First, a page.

Resuscitating it in the post-war years was the original architect, Marcin Weinfeld, who himself had lived through incarceration in Dachau concentration camp. Over 9,000 tons of debris were removed from the guts of Prudential, but with architects now forcibly aligned to follow the aesthetics of Socialist Realism, what followed was a bastardization of the original concept. 

Reopened in 1954 as the Hotel Warszawa, additional floors were added whilst maintaining the building’s height, a move that left the building feeling gloomy and cramped. Neither did the use of inferior materials help, and by the time the Warszawa closed in 2003 it had the look of a miserable Eastern Bloc folly; as one guidebook wrote at its time of death, “it had become a place dusty, darkened corridors and gargoyle faced prostitutes lurking in the lobby.” It’s closure went un-mourned. 

But if anyone had the capability to resurrect it, it was the Likus group. Revered for opening a string of top-class hotels in historic properties across Poland, their purchase of the building has culminated in the creation of one of the most memorable hotels to be found in Central Eastern Europe. 

With Poland pausing to mark a centenary of her independence this weekend, it feels oddly appropriate that these celebrations coincide with the triumphant return of a building that has come to stand for the intrinsic Polish values of courage and hope.Hotel Warszawa

“We wanted to connect two worlds, the past with the future,” says Michał Grzybek, one of the small team of architects and designers employed in its revival. Looking to return the building to its pre-war heyday, Socialist elements were stripped and stored away, and the building’s original dimensions opened anew. “The aim was to get as close to the 1930s project as possible,” continues Michał, “for those unfamiliar with the building, we also wanted to surprise them a little with the interior elements, whilst for those who know the building’s past, we want them to think we’ve done a good job of continuing its history as a symbol of Warsaw.” 

The results are stunning. Accessed via a discreet entrance, visitors sweep into a marble-clad hall marked by a glass-covered ceiling that’s breath-taking in beauty. This, however, is but a prelude to the adventures that unravel. Set below ground level, discover a well-heeled crowd gathering in a restaurant overseen by the award-winning chef Dariusz Barański. Featuring exposed steel supports that date from the 30s, the spectacular interiors are in tune with a modern Polish menu that’s left Warsaw’s blogging community in something approaching rapture.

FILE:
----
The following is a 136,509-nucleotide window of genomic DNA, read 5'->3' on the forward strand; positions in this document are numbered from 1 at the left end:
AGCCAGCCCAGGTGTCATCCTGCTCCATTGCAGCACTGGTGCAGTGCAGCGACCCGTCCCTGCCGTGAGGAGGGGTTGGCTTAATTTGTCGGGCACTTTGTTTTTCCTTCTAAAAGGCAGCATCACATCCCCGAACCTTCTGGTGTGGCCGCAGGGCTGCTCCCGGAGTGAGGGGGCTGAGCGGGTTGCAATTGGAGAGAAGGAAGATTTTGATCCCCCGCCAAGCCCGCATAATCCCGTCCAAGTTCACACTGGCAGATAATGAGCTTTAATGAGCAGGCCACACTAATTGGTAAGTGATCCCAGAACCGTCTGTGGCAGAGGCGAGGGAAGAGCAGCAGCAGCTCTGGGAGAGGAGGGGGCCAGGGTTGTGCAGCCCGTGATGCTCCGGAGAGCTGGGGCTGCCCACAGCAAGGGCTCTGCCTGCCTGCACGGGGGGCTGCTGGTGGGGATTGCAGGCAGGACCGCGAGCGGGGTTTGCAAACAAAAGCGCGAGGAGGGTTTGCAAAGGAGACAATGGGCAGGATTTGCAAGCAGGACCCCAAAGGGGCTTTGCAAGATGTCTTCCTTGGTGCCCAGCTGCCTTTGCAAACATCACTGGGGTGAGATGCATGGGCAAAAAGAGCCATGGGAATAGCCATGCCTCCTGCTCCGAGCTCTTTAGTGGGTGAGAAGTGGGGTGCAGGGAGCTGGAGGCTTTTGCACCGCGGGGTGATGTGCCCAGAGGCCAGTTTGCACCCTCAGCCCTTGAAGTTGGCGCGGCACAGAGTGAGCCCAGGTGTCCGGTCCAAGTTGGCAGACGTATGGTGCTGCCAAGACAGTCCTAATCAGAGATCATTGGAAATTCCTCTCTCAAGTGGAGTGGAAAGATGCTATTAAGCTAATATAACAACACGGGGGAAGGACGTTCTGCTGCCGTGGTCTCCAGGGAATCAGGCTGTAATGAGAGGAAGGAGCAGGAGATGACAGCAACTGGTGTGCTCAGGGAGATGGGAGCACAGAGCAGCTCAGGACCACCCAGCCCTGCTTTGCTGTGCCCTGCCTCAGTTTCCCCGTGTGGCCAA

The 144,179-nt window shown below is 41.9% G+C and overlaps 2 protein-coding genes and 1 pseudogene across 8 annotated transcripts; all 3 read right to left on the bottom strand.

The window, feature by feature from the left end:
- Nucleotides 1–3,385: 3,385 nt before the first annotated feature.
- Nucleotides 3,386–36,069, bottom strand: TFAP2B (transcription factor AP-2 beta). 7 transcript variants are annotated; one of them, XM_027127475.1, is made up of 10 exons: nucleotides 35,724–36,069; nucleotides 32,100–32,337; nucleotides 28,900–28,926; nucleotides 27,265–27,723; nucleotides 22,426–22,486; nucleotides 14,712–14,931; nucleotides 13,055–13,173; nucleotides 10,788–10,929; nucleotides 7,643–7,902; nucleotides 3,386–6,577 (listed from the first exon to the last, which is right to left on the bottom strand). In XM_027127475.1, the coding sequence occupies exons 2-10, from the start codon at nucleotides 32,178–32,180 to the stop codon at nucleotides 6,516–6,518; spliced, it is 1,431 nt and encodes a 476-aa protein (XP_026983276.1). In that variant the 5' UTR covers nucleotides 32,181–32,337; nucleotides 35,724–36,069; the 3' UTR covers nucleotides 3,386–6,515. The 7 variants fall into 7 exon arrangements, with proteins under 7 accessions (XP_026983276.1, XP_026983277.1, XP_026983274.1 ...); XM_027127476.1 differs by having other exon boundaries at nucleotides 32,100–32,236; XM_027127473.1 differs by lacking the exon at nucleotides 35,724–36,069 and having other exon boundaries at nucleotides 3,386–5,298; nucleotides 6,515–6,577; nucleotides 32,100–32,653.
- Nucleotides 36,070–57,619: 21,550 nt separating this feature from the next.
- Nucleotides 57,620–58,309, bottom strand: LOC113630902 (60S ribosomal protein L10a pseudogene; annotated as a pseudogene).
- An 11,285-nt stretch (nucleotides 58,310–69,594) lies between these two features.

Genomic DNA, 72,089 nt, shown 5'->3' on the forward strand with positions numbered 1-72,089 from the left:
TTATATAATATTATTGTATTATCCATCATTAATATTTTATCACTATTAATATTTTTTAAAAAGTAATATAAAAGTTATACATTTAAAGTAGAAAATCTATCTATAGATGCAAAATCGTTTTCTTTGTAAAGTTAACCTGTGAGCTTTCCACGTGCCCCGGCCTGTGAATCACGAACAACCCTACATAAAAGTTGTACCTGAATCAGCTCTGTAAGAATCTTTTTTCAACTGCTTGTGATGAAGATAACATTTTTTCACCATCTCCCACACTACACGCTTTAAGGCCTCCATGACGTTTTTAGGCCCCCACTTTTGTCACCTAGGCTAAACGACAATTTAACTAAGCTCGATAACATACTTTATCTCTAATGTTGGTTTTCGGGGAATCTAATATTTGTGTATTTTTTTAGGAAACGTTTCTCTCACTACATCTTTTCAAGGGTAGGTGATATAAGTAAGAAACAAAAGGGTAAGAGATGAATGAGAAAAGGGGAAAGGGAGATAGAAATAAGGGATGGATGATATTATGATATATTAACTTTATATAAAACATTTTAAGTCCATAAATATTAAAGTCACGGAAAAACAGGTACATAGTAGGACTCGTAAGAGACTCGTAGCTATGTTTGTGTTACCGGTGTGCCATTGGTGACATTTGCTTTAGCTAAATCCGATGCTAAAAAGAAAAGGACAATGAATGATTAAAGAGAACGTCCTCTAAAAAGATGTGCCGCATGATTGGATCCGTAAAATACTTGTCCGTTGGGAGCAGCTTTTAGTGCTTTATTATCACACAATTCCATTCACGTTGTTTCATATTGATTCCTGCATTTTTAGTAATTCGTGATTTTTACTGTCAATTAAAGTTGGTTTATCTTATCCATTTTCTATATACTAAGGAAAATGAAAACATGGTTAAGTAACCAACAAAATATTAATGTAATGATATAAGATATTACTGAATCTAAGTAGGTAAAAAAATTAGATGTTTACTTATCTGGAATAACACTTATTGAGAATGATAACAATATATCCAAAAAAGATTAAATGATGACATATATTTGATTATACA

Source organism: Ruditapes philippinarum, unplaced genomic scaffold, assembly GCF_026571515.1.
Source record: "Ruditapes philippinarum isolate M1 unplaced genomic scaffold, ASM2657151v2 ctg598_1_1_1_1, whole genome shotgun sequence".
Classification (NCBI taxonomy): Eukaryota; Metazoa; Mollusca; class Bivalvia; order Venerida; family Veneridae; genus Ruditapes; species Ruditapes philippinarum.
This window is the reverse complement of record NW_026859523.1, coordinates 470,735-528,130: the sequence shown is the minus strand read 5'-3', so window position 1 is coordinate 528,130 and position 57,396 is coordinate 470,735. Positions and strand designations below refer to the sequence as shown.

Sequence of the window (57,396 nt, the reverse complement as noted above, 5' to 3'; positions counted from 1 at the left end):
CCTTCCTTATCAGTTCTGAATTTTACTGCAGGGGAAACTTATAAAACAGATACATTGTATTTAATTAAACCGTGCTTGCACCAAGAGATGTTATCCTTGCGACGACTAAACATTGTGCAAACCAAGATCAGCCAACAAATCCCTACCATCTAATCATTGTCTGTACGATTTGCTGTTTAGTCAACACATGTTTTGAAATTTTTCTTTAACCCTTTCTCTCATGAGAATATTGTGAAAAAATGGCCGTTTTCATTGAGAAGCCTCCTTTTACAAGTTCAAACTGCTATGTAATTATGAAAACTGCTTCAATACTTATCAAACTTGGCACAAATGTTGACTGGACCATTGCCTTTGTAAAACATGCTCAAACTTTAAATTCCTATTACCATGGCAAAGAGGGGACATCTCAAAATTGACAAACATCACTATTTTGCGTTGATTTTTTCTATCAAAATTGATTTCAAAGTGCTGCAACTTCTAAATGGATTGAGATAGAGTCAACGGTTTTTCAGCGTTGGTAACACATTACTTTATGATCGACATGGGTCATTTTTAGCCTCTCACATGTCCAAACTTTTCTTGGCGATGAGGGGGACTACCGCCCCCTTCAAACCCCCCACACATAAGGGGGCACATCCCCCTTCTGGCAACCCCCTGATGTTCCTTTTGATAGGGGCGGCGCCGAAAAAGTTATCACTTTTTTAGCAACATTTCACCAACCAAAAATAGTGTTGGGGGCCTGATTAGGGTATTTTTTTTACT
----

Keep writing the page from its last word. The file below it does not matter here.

Revered for opening a string of top-class hotels in historic properties across Poland, the Likus group’s purchase of the building has culminated in the creation of one of the most memorable hotels to be found in Central Eastern Europe.  Hotel Warszawa

Above, meanwhile, rooms follow the Likus-wide love of natural materials: stone, marble, wood, copper, concrete, glass. Everything you touch is a sensory pleasure. Designed in a manner that makes many of its competitors appear gauche and ostentatious, it’s a hotel with a soul that feels personal and unique. And this is but the beginning, with both a spa area and a 6th floor restaurant complete with terrace still to be revealed. 

The realization of the rebooted Warszawa was not without challenges. “For two-and-a-half years road closures connected  to the construction of the second metro line delayed our plans,” says Michał, “while our proximity to TVP’s recording studios meant we also had to proceed with extra sensitivy to our neighbour’s needs with regards to the noise.” In many aspects, though, this has proved serendipitous – with Poland pausing to mark a centenary of her independence this weekend, it feels oddly appropriate that these celebrations coincide with the triumphant return of a building that has, over the years, come to stand for the intrinsic Polish values of courage and hope.